We took the $200 and drove down to Fancy Street by the beach to find a container they would deem acceptable to inter with our mother’s ashes in the venerable family plot in Virginia. The day was moist and desolate. Hurricane Wilma had stopped by that weekend, downing nearly all the power and telephone lines, and the streets were strewn with flotsam. One whole tree had been plucked from the ground and lay on its side, its roots flipping off the sky.


We parked our mom’s indecorous yellow Toyota Matrix and wove our way into and out of stuffy boutiques, picking up hollow blown-glass artisanal pieces, fine, porcelain basins, and deceptively simple boxes imported all the way from Japan; in each, I tried to picture the woman who’d manhandled every moment of our childhoods, mostly from the comfort of her depression-bed, shutting up long enough to be called “at rest.” The well-coifed sales ladies looked at us askance, as well they should—we were obviously up to the worst kind of mischief—but they asked if they could help us, anyway. This sent us into peals of laughter. Could they help us? Could anyone help us? Were we even worth helping? Not according to most of our relations. What kind of help would have helped us, anyway?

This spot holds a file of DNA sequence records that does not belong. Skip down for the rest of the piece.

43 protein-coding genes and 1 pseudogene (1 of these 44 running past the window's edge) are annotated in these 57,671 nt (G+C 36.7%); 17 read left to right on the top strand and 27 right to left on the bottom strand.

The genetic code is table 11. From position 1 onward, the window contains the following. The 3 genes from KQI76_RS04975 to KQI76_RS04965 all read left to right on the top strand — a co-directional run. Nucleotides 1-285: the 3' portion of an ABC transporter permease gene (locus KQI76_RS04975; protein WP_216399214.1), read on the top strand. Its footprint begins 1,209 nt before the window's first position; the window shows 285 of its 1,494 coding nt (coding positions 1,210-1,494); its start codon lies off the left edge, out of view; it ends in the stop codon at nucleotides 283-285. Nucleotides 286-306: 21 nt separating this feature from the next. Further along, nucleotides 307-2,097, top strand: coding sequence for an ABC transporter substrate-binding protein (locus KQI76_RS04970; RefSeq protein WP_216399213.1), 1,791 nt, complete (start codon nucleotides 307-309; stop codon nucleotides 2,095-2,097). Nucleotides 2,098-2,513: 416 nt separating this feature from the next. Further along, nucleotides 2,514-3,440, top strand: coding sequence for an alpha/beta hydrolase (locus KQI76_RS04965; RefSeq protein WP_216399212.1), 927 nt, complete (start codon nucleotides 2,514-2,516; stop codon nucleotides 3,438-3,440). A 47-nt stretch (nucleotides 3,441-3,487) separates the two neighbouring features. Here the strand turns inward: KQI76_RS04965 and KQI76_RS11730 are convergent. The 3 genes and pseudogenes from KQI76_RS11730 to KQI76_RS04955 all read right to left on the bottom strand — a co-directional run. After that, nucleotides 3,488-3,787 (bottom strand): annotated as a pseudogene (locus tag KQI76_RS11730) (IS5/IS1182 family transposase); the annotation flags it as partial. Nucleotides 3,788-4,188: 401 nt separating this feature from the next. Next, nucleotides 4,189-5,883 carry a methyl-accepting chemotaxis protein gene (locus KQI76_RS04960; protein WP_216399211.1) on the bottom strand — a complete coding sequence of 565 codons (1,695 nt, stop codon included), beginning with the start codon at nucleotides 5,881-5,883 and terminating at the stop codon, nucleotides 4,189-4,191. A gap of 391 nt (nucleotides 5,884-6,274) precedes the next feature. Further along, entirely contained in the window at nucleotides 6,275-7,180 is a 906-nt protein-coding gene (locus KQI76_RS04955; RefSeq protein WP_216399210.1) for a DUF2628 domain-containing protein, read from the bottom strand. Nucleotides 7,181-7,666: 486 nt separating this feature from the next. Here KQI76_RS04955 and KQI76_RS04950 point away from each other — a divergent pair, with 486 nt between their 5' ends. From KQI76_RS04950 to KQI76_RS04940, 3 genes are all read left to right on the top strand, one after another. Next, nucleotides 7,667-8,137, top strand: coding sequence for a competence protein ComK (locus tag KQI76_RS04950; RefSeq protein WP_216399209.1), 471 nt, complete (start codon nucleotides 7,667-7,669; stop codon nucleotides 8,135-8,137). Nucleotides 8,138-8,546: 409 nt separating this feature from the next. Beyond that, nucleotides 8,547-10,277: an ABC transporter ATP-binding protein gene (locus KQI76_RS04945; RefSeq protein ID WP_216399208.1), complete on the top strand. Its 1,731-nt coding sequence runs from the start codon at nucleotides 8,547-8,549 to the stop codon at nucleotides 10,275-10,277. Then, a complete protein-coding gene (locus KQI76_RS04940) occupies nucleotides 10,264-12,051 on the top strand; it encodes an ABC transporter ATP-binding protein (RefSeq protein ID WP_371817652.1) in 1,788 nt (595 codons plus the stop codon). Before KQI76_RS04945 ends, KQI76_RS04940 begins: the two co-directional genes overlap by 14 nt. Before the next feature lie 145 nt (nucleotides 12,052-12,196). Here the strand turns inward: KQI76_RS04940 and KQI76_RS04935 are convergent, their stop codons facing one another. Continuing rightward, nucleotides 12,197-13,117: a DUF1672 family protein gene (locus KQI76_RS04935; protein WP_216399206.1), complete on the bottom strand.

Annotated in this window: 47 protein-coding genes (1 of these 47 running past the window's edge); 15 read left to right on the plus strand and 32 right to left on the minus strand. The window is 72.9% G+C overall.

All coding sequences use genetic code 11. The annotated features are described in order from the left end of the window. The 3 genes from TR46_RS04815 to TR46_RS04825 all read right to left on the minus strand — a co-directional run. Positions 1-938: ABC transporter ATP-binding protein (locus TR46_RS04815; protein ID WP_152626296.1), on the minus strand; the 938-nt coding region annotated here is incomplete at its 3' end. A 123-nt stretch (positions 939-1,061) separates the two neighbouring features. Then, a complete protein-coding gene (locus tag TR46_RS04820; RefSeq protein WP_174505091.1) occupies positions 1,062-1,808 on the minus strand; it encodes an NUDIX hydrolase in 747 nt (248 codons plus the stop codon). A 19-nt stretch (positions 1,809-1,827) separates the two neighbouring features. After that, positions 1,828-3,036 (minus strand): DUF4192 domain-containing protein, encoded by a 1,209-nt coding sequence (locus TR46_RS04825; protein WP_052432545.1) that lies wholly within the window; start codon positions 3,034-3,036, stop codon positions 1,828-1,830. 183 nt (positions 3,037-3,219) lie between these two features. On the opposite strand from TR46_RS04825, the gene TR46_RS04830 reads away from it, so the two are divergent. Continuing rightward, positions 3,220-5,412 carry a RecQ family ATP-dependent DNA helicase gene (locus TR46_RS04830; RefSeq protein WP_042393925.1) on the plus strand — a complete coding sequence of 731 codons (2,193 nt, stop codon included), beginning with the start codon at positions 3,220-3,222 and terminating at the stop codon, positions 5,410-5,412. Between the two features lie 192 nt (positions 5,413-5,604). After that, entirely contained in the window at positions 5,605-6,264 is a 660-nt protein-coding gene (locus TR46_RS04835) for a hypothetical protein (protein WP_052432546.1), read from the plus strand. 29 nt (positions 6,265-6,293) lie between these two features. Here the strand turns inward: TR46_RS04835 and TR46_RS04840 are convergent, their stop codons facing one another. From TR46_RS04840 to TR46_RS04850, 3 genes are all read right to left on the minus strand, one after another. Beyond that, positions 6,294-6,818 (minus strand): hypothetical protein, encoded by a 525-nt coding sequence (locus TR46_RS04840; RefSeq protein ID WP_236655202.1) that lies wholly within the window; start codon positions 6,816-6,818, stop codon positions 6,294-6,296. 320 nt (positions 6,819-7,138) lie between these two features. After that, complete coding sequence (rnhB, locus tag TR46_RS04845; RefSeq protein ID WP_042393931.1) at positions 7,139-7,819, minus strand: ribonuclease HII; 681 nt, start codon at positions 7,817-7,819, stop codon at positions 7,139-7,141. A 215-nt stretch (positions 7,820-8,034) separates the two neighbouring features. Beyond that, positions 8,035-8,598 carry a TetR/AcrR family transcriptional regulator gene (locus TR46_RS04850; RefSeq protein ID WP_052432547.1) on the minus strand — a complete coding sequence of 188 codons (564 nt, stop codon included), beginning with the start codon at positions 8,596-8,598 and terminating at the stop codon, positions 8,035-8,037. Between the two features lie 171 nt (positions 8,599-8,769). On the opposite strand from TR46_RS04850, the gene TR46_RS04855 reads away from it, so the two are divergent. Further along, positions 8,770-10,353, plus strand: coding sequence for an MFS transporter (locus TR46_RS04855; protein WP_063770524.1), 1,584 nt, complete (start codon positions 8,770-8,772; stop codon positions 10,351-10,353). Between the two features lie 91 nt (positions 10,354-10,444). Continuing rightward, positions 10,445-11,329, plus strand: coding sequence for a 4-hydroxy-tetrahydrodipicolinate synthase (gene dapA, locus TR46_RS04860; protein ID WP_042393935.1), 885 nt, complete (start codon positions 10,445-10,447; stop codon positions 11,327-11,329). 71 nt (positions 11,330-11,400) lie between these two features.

Having no answers to these and other questions, we left before the cops could be called.


Cases, canisters, vessels, casks, repositories, barrels, bowls, tankards, pitchers, bins, and drums. We tried them all, but nothing was vibrant enough, irreverent enough, spiteful or woeful enough. We’d been at it for hours when our fractured nerves and our natural distrust for each other resurfaced. There were no contenders. We were at the end of Fancy Street, and it was clear that none of those ostentatious ladies believed our white-trash asses could pay for what they were selling.